Good news for young male cancer patients
Fluorescent molecules - i.e. substances which can be stimulated to emit light - are extremely valuable tools in biological research and medical diagnosis. Fluorescence can be used for instance to analyze the regulation and expression of genes, to locate proteins in cells and tissues, to follow metabolic pathways and to study the location and migration
Full Post: Early photon tomography provides clearer picture of tumors in living animals
“Young men undergoing treatment for cancer often want to know how the disease and its treatment affect their chances of fathering healthy children. Our large-scale study shows that there is a slightly higher risk of deformities, but the actual risk of having a child with deformities is nevertheless extremely low. I think this is good news!”
These words are from the cancer physician Olof Stahl, who has studied this issue in his coming dissertation from Lund University in Sweden.
It is known that undergoing radiation treatment and chemotherapy can affect male fertility. For this reason, attempts are always made nowadays to preserve and freeze sperm before cancer treatment starts. Just how fertility is affected then depends on the type of cancer and the type of treatment. The result can be anything from unaffected sperm production to complete loss of sperm production, with a middle group where production is impacted in a way that leaves fewer sperms with impaired mobility.
The question of possible connections between cancer and the risk of deformities in future children has been less thoroughly addressed. Can cancer have affected the sperms even though sperm production as such is entirely normal? And in cases requiring in vitro fertilization, IVF, is there a risk of using sperms that need help carrying out fertilization but also are bearing damaged genes? These issues have never been studied before.
Olof Stahl and his associates have now addressed the questions in a register study of 1.8 million children in Denmark and Sweden, born between 1994 and 2005. All children with deformities (chromosome disturbances, cleft palate, heart malformations, etc.) were pulled from the register and compared with data about possible cancers in their fathers and whether they were fertilized normally or via IVF. The study shows that there is a slightly elevated risk for deformity both among children born to former cancer patients and among children conceived via test-tube fertilization. The latter risk is already known, and it is regarded to be not so much due to IVF methods as to the fact that sperms that require IVF are of poorer quality. The risk elevation is small, however: from 3.2 percent - the ‘natural’ risk of deformity in children - to 3.7 percent and 3.8 percent respectively.
“This is such a tiny difference that it is virtually negligible. We also found that the combination of father-with-previous-cancer and IVF did not entail any further increase in risk. This is a great relief for former cancer patients who might be worried about the health of their future children,” claims Olof Stahl.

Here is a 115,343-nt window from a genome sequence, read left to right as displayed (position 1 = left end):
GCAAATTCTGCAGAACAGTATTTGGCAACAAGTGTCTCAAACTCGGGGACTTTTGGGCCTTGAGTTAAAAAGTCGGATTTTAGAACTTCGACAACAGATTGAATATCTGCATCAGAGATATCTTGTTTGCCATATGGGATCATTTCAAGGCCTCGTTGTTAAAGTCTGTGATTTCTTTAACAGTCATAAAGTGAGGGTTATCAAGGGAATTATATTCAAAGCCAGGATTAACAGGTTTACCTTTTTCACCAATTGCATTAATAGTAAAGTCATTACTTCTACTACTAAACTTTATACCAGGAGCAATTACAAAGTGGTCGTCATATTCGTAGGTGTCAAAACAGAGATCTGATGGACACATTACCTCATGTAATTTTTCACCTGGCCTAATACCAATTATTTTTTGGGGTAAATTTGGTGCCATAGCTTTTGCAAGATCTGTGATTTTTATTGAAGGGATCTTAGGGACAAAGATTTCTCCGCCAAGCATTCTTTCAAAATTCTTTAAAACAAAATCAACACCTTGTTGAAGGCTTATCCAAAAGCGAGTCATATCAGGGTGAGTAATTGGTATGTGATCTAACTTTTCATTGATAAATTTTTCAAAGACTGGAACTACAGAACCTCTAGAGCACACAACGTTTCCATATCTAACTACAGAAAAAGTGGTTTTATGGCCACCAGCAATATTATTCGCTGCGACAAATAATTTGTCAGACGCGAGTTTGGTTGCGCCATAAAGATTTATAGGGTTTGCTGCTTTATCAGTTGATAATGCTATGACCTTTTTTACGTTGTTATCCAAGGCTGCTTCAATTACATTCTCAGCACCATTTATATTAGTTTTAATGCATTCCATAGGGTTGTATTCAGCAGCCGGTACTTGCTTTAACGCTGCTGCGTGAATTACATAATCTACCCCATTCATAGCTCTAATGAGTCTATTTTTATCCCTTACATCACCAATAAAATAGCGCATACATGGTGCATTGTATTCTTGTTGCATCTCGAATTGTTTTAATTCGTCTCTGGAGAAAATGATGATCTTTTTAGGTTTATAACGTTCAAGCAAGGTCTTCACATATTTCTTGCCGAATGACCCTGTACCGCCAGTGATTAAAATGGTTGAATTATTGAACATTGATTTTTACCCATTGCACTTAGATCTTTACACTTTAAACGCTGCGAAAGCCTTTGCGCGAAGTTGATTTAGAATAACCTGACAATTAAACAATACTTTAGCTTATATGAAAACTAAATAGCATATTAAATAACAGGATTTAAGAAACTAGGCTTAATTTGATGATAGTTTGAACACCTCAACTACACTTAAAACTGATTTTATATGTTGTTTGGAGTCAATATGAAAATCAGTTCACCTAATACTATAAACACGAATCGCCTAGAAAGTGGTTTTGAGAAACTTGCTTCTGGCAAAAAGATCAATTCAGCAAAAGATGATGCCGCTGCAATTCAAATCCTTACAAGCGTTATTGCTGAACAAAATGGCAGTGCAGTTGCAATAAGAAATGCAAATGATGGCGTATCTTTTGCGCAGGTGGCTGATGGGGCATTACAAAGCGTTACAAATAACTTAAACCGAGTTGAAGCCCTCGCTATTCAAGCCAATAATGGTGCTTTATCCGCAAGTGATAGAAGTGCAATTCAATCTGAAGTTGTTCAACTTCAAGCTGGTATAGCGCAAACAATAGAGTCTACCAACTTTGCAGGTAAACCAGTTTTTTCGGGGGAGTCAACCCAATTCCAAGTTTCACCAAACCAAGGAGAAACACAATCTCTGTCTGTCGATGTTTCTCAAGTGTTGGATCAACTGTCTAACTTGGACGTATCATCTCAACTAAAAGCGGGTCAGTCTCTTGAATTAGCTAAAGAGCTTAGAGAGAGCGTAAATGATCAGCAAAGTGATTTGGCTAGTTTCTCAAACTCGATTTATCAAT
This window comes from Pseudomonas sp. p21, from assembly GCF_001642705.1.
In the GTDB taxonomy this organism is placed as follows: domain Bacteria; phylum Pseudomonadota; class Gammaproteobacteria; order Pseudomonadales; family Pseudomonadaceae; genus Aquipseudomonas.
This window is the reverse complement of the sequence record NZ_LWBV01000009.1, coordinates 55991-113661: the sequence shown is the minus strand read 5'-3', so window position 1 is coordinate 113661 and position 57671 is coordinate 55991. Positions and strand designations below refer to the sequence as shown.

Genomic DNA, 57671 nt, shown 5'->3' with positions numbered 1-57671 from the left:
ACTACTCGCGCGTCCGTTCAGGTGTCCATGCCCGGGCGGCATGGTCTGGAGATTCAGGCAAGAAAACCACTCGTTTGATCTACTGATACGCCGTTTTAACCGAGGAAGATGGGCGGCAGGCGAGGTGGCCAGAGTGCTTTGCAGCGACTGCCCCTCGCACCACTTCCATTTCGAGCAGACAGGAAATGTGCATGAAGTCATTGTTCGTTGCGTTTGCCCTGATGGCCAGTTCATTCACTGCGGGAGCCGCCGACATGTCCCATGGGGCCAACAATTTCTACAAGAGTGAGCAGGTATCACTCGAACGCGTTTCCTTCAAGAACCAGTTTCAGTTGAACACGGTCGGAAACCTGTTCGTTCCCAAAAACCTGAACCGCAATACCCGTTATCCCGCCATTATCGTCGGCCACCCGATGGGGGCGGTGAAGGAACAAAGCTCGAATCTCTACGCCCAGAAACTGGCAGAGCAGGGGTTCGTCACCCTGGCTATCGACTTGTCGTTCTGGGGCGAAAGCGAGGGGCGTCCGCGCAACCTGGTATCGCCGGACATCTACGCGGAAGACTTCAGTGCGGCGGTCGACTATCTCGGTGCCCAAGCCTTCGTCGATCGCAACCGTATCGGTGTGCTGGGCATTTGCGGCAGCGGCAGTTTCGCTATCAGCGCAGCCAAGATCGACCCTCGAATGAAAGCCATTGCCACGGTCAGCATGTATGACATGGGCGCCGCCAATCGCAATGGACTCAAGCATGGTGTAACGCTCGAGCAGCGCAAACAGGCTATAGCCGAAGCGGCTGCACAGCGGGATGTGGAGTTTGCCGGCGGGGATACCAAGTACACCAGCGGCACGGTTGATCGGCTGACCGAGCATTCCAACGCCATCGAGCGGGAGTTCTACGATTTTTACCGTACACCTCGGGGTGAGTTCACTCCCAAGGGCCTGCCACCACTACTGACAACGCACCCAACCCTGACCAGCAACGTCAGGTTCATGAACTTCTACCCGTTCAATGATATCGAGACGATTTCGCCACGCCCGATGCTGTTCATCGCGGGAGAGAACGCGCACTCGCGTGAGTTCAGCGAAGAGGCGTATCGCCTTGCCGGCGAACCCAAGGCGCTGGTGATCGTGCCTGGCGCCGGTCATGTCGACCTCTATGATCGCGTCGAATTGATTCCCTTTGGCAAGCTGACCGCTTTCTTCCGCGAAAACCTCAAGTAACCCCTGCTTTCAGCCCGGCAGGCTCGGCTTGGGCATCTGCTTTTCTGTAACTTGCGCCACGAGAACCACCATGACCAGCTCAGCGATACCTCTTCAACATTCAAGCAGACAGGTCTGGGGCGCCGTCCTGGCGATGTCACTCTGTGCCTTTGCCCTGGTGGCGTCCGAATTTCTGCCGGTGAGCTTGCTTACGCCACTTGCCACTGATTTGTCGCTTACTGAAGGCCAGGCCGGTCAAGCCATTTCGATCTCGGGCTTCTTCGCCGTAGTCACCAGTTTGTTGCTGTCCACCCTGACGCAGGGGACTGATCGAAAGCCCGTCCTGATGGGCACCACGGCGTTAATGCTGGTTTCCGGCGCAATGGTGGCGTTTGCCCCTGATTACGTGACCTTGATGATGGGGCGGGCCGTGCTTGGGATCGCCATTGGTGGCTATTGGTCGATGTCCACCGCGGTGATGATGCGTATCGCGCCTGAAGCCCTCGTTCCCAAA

The study is so new that it has not yet been published. The three other studies included in the dissertation were published in the journals Cancer, Human Reproduction, and International Journal of Andrology.
Reports from Taiwan say the sperm taken from a man with testicular cancer 13 years ago has been successfully used to impregnate his wife. The man was diagnosed with testicular cancer when he was 23, and sperm was taken and frozen before chemotherapy was used to treat the cancer as it was expected to render
Full Post: Twins born from 13-year-old frozen sperm
According to an international survey by the BBVA Foundation conducted this year, citizens in advanced societies view assisted reproduction techniques in general and in vitro fertilization in particular as firmly acceptable alternatives for people with fertility problems (over 7 points on an acceptance scale from 0 to 10 in twelve of the fifteen survey countries).
Full Post: Attitudes towards assisted reproduction and preimplantation genetic diagnosis
Family planning is taken very seriously these days and it should be because of the increasing population. The young couple these days are very careful before getting pregnant, they think about everything before conceiving. Developed and developing countries both have taken measured steps to reduce the unwanted pregnancies. Therefore these days the contraceptive are used
Full Post: Birth Control Pills - A Triviality
Scientists have developed a ground-breaking method for testing the quality of a sperm before it is used in IVF and increase the chances of conception. Researchers at the University of Edinburgh, funded by the EPSRC (Engineering and Physical Sciences Research Council), have created a way of chemically ‘fingerprinting’ individual sperm to give an indication of
Full Post: Ground-breaking test for spem quality
Contrary to common scientific belief, the length of a sperm’s tail does not always determine how fast it can swim. Research published in the open access journal BMC Evolutionary Biology has shown that in the counter-intuitive microscopic world in which sperm operate, streamlining and longer tails don’t always provide a speed advantage. Stuart Humphries, from
Full Post: Big sperm not necessarily fastest